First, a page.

Threat to Leeds school raises access fears

March 12, 2004

Staff and students attacked Leeds University this week over proposals to close the School of Continuing Education as a result of a £250,000 deficit.

The school, which opened in 1946 and takes 3,500 mostly local students a year, is facing serious financial problems.

The senate was due to vote this week on plans to scrap the school in favour of a new centre for part-time education.

But staff said the plans could undermine Leeds' commitment to adult learners in the region and would dissolve existing structures of expertise because the centre would be spread across nine faculties without academic leadership.

"The school has financial difficulties and all staff recognise that these need to be resolved," said Malcolm Chase, the head of school. "But in the light of the increasing emphasis on widening participation and on the regional roles of universities, we fear that the proposals will damage opportunities for part-time and mature students, and will have an adverse effect on research and development in adult education and lifelong learning."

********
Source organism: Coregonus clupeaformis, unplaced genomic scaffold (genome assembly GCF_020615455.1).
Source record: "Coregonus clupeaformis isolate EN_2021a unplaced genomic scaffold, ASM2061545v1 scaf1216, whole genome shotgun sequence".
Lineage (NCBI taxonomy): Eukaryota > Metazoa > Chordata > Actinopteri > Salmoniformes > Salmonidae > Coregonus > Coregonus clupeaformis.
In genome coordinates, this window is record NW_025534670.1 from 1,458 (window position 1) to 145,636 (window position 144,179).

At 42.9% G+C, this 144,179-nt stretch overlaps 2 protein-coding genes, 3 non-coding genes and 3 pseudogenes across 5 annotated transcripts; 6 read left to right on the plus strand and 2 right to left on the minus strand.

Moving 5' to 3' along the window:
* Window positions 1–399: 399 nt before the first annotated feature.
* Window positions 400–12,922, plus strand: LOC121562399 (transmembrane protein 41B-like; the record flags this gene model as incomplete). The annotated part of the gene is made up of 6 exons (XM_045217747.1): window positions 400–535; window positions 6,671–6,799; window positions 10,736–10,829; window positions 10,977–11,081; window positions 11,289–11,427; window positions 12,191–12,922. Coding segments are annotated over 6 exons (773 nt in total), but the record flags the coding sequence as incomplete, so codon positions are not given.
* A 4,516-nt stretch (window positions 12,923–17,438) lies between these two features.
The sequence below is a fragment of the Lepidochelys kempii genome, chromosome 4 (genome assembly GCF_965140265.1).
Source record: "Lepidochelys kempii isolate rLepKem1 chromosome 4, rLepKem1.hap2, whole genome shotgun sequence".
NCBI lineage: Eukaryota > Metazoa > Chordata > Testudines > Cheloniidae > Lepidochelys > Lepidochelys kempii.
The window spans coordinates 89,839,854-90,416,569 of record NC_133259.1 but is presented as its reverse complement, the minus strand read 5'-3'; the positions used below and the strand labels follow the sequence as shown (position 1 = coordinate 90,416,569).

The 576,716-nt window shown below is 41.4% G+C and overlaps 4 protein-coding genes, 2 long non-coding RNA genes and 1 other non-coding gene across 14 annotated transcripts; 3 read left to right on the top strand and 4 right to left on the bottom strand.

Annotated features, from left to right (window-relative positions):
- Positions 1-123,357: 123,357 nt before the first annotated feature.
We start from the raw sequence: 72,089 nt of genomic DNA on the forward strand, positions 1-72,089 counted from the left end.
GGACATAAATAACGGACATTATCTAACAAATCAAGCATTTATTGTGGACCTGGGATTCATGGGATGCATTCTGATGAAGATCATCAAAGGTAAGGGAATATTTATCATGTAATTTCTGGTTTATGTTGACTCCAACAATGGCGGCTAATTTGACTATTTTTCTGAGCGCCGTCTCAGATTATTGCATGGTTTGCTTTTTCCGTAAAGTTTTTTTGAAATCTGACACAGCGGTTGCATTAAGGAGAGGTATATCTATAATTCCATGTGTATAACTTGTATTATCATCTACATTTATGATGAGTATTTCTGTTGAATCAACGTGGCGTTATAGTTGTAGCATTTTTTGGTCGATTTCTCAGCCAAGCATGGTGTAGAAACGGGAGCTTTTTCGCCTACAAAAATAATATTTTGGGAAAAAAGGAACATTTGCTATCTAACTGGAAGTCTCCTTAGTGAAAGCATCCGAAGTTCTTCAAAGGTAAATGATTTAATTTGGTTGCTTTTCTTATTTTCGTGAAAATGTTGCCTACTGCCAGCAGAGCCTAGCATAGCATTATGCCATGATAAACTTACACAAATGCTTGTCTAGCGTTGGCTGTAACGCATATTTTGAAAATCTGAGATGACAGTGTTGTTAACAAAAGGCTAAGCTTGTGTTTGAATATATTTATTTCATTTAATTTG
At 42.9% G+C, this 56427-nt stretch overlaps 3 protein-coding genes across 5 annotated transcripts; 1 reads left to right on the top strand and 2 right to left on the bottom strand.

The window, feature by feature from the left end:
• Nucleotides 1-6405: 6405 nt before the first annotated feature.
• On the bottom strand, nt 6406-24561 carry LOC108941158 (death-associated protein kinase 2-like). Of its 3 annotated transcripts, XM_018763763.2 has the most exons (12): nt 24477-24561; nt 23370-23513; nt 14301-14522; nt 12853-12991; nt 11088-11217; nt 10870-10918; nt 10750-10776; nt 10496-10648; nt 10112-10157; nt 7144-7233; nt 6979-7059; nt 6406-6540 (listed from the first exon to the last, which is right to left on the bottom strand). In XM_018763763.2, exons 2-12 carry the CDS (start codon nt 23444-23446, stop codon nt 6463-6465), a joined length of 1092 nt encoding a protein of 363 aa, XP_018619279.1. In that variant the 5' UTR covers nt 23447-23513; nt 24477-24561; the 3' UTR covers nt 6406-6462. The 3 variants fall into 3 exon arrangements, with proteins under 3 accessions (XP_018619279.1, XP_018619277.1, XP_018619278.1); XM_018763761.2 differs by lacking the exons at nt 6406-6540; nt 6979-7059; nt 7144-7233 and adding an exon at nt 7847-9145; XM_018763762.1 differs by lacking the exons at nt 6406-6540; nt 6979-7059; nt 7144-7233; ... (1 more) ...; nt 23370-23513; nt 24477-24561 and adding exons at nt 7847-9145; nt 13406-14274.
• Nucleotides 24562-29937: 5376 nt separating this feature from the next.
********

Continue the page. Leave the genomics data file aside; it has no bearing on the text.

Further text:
Dr Chase said the school made £1.4 million in research income last year and blamed the deficit on the extra costs of teaching non-traditional learners.

The Association of University Teachers said its members had been assured by the university last year that the school was safe. "Now we hear it is to close, and we want a full consultation because they have reneged on their word," an AUT spokesman said.

Richard Coomber, 58, who is studying part time for a degree in local history, said students would continue to protest at the closure plans. "My class is up in arms at the news," he said.

"We have been given no information from the university about the future of our courses and everything is up in the air. Apart from my anxiety about my own course, I feel there is a principle at stake here at a time when the government is promoting lifelong learning."

A university spokesperson said: "We remain committed to providing part-time learning opportunities for students of all ages and backgrounds in the region. All students in the school will be able to complete their courses.

Part-time teaching will continue in discipline-specific departments rather than through the School of Continuing Education."

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